Two bureaucrats tangling over the intricacies of wireless networks may not seem like the stuff of headlines but this week’s debate between two FCC commissioners could shape the future of how we use our smartphones for decades to come.
Mignon Clyburn and Michael O’Rielly sat awkwardly next to each other on stage at Mobile World Congress Americas, the wireless industry’s big new bash, in San Francisco this week. They were part of a panel discussion along with new Trump-appointed commissioner Brendan Carr, as well as Meredith Attwell Baker, who heads the CTIA wireless trade association that put on the show. The seating arrangement—Clyburn to the left and O’Rielly to the right—fit their roles as vocal proponents of the commission’s political wings.
Having battled over topics like net neutrality and cable boxes, they now groused about the FCC’s latest dull-but-important controversy: the placement of transmitters for the new 5G wireless networks arriving in two or three years. Installing up to 300,000 cellular antennas—double what the U.S. currently has—in so little time is leading to a clash between overwhelmed local zoning officials and impatient industry and Trump administration officials, with Clyburn and O’Rielly fighting for each side.
The single-digit upgrade from “4G” to “5G” belies the massive technological change it will bring and the havoc it may wreak. Not only will 5G be a lot faster, it will also be ubiquitous—ranging from instantaneous, high-bandwidth connections for drones and robo cars to trickles of data from billions of temperature and moisture sensors. That requires scrounging for additional electromagnetic spectrum—pinching some from TV broadcasters, for instance, and also harnessing crummy “millimeter-wave” frequencies that can transmit only a few feet and not always make it around corners. “Many of these bands, just a few years ago, was dog spectrum,” said Clyburn. Making it workable requires placing “small cell” transmitters all over urban landscapes—with a size and density more like Wi-Fi hotspots than big, far-reaching cell towers.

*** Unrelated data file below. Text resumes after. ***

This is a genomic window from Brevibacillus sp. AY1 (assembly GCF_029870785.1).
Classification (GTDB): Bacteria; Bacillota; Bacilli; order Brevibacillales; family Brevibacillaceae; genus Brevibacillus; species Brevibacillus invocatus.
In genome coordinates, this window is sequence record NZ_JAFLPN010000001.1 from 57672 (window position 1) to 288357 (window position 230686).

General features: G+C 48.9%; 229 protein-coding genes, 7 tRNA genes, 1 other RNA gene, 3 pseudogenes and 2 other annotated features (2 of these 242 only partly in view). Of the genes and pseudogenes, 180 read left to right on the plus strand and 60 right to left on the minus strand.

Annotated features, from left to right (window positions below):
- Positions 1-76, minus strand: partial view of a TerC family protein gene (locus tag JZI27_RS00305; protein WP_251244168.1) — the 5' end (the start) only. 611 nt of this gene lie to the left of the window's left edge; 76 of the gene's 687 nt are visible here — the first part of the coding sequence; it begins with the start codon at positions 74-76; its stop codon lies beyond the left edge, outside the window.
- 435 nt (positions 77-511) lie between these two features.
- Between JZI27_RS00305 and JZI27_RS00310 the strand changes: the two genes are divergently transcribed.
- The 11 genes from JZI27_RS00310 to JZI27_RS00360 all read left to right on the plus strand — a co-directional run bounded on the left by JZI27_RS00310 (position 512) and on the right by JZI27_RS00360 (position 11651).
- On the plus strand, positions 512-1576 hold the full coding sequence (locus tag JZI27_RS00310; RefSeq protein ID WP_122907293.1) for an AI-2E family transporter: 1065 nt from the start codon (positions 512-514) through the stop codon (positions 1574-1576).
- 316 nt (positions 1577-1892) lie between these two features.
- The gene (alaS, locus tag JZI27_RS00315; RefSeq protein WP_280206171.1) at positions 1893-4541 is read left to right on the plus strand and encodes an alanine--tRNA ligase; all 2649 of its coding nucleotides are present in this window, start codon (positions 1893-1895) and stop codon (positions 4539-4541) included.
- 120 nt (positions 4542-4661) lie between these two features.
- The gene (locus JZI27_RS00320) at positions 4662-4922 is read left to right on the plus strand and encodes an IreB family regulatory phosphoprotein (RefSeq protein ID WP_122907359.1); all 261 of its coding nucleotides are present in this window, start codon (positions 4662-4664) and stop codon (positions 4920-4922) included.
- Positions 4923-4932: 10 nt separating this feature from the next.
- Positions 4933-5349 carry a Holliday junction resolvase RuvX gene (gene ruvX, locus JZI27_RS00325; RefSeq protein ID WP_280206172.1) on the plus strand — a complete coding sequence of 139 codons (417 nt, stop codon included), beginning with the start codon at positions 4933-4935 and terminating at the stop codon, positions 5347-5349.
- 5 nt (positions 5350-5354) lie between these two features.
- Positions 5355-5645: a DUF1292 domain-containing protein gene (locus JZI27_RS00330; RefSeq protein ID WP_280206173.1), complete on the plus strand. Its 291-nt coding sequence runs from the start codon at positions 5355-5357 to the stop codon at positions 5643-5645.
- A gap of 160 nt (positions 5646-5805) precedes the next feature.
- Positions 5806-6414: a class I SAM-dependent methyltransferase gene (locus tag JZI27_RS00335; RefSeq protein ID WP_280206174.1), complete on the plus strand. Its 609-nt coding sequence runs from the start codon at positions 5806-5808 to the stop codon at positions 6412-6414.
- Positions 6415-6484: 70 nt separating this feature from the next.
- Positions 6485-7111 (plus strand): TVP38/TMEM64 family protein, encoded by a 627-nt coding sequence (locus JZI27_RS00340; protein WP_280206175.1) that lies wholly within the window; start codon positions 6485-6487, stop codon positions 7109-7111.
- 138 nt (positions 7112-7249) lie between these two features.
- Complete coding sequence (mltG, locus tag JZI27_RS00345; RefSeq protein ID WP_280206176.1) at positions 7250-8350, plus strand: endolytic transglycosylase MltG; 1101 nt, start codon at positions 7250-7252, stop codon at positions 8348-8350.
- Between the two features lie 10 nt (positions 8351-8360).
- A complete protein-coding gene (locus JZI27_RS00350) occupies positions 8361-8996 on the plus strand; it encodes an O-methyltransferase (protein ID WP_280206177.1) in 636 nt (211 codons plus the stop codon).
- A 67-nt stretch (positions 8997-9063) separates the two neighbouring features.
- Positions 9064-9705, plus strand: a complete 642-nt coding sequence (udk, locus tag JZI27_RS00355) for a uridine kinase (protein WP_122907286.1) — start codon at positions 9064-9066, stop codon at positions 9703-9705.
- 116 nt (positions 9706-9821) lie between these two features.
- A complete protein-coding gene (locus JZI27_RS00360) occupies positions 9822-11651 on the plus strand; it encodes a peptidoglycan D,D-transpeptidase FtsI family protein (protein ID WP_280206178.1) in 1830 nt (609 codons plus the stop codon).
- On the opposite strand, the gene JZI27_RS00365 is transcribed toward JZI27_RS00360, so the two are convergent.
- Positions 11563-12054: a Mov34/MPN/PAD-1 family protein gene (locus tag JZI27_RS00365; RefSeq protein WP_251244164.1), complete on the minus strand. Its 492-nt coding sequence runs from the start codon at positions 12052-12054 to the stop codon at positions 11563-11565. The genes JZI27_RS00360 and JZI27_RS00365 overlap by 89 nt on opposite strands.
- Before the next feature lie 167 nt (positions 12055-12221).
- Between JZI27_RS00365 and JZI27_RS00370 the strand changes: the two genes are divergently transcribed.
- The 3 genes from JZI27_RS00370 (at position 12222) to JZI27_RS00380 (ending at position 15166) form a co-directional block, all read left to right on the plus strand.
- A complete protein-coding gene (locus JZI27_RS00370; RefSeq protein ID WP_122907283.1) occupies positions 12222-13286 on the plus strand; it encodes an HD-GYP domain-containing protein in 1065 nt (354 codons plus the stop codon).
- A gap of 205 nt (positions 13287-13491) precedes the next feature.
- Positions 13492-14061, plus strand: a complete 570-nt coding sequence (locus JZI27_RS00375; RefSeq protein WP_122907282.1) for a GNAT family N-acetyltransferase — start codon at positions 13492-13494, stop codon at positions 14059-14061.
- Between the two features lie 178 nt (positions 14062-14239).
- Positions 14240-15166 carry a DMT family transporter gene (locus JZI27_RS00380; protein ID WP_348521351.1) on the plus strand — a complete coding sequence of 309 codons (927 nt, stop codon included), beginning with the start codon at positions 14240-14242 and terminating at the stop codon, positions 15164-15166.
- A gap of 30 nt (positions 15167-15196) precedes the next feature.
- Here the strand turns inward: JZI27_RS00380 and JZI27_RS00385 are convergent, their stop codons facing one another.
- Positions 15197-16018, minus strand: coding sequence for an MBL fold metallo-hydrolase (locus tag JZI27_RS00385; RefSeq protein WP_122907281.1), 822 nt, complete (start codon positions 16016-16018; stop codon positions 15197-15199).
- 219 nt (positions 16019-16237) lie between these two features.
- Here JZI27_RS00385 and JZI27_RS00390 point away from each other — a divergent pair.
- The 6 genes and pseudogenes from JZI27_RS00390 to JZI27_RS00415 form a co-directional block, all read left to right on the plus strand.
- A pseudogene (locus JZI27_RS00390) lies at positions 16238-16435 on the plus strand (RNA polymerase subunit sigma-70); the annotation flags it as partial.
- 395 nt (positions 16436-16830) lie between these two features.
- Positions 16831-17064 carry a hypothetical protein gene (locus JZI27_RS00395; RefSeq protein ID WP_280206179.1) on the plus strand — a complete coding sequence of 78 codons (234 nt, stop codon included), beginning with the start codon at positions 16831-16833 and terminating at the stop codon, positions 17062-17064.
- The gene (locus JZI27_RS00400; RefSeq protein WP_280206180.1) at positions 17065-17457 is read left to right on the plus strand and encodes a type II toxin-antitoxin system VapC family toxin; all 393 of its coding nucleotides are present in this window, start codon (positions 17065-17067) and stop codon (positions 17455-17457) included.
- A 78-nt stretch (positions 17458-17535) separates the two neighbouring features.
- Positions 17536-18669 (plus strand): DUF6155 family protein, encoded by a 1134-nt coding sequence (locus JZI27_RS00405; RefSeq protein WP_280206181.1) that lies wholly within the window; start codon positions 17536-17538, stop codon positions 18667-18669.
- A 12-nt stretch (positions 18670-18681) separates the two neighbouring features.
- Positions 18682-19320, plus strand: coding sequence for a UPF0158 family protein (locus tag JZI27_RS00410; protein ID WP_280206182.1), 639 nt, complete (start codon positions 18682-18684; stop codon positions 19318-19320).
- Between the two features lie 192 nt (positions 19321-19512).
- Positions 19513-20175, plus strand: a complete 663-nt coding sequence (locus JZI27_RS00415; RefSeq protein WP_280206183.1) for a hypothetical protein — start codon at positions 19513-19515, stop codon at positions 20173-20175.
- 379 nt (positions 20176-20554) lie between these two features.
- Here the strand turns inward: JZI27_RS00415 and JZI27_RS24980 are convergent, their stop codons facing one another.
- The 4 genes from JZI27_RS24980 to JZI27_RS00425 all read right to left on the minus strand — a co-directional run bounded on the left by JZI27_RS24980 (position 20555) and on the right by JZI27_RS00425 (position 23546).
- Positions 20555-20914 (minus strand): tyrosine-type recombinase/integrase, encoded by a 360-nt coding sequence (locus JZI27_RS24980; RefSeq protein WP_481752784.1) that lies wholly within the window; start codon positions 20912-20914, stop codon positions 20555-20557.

But the bureaucracy is the same, say wireless industry boosters, with as much paperwork and cost for approving a small cell on a lamppost as for raising a 30- or 60-foot pole. Industry execs like to quote the figure that it takes a year to approve a cell that can be installed in an hour. Permit fees run to thousands of dollars per cell, and cells often require permits not only from cities but from Native American tribal authorities—even for locations far from tribal lands. At another talk during the show, Sprint’s VP of government affairs, Charles McKee, said that the company spent $173,000, just in tribal review fees, to install 23 small cells in the parking around the Houston Astrodome. Tribal authorities come in under the National Historic Preservation Act, even for a parking lot.